Endocannabinoids mediate muscarine‐induced synaptic depression at the vertebrate neuromuscular junction

Endocannabinoids mediate muscarine‐induced synaptic depression at the vertebrate neuromuscular... Endocannabinoids (eCBs) inhibit neurotransmitter release throughout the central nervous system. Using the Ceratomandibularis muscle from the lizard Anolis carolinensis we asked whether eCBs play a similar role at the vertebrate neuromuscular junction. We report here that the CB1 cannabinoid receptor is concentrated on motor terminals and that eCBs mediate the inhibition of neurotransmitter release induced by the activation of M3 muscarinic acetylcholine (ACh) receptors. N‐(piperidin‐1‐yl)‐5‐(4‐iodophenyl)‐1‐(2,4‐dichlorophenyl)‐4‐methyl‐1H‐pyrazole‐3‐carboxamide, a CB1 antagonist, prevents muscarine from inhibiting release and arachidonylcyclopropylamide (ACPA), a CB1 receptor agonist, mimics M3 activation and occludes the effect of muscarine. As for its mechanism of action, ACPA reduces the action‐potential‐evoked calcium transient in the nerve terminal and this decrease is more than sufficient to account for the observed inhibition of neurotransmitter release. Similar to muscarine, the inhibition of synaptic transmission by ACPA requires nitric oxide, acting via the synthesis of cGMP and the activation of cGMP‐dependent protein kinase. 2‐Arachidonoylglycerol (2‐AG) is responsible for the majority of the effects of eCB as inhibitors of phospholipase C and diacylglycerol lipase, two enzymes responsible for synthesis of 2‐AG, significantly limit muscarine‐induced inhibition of neurotransmitter release. Lastly, the injection of (5Z,8Z,11Z,14Z)‐N‐(4‐hydroxy‐2‐methylphenyl)‐5,8,11,14‐eicosatetraenamide (an inhibitor of eCB transport) into the muscle prevents muscarine, but not ACPA, from inhibiting ACh release. These results collectively lead to a model of the vertebrate neuromuscular junction whereby 2‐AG mediates the muscarine‐induced inhibition of ACh release. To demonstrate the physiological relevance of this model we show that the CB1 antagonist N‐(piperidin‐1‐yl)‐5‐(4‐iodophenyl)‐1‐(2,4‐dichlorophenyl)‐4‐methyl‐1H‐pyrazole‐3‐carboxamide prevents synaptic inhibition induced by 20 min of 1‐Hz stimulation. http://www.deepdyve.com/assets/images/DeepDyve-Logo-lg.png European Journal of Neuroscience Wiley

Endocannabinoids mediate muscarine‐induced synaptic depression at the vertebrate neuromuscular junction

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Publisher
Wiley
Copyright
Copyright © 2007 Wiley Subscription Services, Inc., A Wiley Company
ISSN
0953-816X
eISSN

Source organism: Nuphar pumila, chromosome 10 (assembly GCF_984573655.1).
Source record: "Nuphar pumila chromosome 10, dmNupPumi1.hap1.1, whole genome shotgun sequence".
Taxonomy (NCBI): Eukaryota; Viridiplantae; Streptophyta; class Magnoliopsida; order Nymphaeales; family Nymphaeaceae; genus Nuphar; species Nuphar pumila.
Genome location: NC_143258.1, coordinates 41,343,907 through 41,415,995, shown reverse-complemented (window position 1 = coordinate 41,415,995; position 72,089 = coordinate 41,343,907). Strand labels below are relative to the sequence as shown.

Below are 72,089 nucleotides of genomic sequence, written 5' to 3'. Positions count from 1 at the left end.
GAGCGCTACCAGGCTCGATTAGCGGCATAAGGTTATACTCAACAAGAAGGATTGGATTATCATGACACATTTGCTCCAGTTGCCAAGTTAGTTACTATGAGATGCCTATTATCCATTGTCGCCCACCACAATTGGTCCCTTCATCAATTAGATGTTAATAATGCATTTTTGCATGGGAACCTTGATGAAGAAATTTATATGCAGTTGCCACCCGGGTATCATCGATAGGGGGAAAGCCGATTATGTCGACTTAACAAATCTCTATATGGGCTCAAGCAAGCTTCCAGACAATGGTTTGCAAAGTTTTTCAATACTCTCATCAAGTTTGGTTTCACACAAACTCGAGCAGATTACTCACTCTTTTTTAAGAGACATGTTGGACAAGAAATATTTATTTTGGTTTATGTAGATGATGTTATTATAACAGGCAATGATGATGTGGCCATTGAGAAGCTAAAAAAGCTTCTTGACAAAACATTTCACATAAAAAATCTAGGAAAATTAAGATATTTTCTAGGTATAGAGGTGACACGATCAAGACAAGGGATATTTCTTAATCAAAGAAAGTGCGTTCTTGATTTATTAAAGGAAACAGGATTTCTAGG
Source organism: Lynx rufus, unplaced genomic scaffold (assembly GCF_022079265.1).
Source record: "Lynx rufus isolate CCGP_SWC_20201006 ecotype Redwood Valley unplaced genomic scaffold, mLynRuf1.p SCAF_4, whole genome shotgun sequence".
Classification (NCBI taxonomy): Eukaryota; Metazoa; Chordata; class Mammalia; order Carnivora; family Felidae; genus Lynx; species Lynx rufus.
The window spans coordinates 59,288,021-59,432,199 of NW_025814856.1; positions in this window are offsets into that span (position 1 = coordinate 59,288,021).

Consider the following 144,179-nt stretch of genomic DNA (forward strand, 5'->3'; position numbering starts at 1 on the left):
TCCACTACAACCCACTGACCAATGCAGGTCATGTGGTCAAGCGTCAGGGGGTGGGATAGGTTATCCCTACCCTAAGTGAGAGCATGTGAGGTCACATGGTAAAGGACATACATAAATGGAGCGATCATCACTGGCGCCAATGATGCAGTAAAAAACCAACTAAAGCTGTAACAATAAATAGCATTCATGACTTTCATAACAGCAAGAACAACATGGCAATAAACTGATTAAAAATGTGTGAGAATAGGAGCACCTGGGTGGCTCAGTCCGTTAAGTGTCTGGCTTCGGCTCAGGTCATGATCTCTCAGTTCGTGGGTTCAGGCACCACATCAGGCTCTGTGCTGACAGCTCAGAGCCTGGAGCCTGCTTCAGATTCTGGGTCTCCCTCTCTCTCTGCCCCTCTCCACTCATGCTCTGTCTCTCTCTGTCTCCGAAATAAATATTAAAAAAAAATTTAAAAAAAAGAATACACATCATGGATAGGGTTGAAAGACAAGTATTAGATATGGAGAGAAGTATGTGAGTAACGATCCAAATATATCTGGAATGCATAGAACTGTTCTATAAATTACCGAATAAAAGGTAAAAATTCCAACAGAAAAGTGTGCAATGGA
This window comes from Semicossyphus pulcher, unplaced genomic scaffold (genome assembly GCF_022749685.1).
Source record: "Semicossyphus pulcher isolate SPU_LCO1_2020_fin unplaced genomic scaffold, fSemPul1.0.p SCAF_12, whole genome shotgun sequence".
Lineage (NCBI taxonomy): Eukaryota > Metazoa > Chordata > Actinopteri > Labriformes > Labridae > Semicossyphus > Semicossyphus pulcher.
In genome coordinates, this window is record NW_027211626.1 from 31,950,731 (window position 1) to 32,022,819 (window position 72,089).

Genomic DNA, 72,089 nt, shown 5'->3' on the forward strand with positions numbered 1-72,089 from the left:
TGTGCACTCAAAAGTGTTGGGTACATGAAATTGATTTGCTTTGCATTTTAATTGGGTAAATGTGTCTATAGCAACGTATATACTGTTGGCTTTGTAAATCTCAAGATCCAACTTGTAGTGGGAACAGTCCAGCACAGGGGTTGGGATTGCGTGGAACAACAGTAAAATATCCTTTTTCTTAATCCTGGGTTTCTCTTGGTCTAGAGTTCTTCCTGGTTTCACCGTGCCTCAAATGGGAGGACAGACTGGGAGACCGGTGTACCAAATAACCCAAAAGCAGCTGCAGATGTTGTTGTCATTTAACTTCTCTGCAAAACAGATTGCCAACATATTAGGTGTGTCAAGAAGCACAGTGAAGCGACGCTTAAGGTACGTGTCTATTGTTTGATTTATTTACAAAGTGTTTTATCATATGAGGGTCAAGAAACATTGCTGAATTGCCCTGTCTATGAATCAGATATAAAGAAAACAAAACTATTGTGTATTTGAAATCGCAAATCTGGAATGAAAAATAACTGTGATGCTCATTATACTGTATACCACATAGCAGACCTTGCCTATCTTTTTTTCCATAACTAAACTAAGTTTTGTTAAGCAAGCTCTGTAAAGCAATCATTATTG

1460-9568
DOI
10.1111/j.1460-9568.2007.05422.x
pmid
17408433
Publisher site
See Article on Publisher Site

Abstract

Endocannabinoids (eCBs) inhibit neurotransmitter release throughout the central nervous system. Using the Ceratomandibularis muscle from the lizard Anolis carolinensis we asked whether eCBs play a similar role at the vertebrate neuromuscular junction. We report here that the CB1 cannabinoid receptor is concentrated on motor terminals and that eCBs mediate the inhibition of neurotransmitter release induced by the activation of M3 muscarinic acetylcholine (ACh) receptors. N‐(piperidin‐1‐yl)‐5‐(4‐iodophenyl)‐1‐(2,4‐dichlorophenyl)‐4‐methyl‐1H‐pyrazole‐3‐carboxamide, a CB1 antagonist, prevents muscarine from inhibiting release and arachidonylcyclopropylamide (ACPA), a CB1 receptor agonist, mimics M3 activation and occludes the effect of muscarine. As for its mechanism of action, ACPA reduces the action‐potential‐evoked calcium transient in the nerve terminal and this decrease is more than sufficient to account for the observed inhibition of neurotransmitter release. Similar to muscarine, the inhibition of synaptic transmission by ACPA requires nitric oxide, acting via the synthesis of cGMP and the activation of cGMP‐dependent protein kinase. 2‐Arachidonoylglycerol (2‐AG) is responsible for the majority of the effects of eCB as inhibitors of phospholipase C and diacylglycerol lipase, two enzymes responsible for synthesis of 2‐AG, significantly limit muscarine‐induced inhibition of neurotransmitter release. Lastly, the injection of (5Z,8Z,11Z,14Z)‐N‐(4‐hydroxy‐2‐methylphenyl)‐5,8,11,14‐eicosatetraenamide (an inhibitor of eCB transport) into the muscle prevents muscarine, but not ACPA, from inhibiting ACh release. These results collectively lead to a model of the vertebrate neuromuscular junction whereby 2‐AG mediates the muscarine‐induced inhibition of ACh release. To demonstrate the physiological relevance of this model we show that the CB1 antagonist N‐(piperidin‐1‐yl)‐5‐(4‐iodophenyl)‐1‐(2,4‐dichlorophenyl)‐4‐methyl‐1H‐pyrazole‐3‐carboxamide prevents synaptic inhibition induced by 20 min of 1‐Hz stimulation.

Journal

European Journal of NeuroscienceWiley

Published: Mar 1, 2007

References

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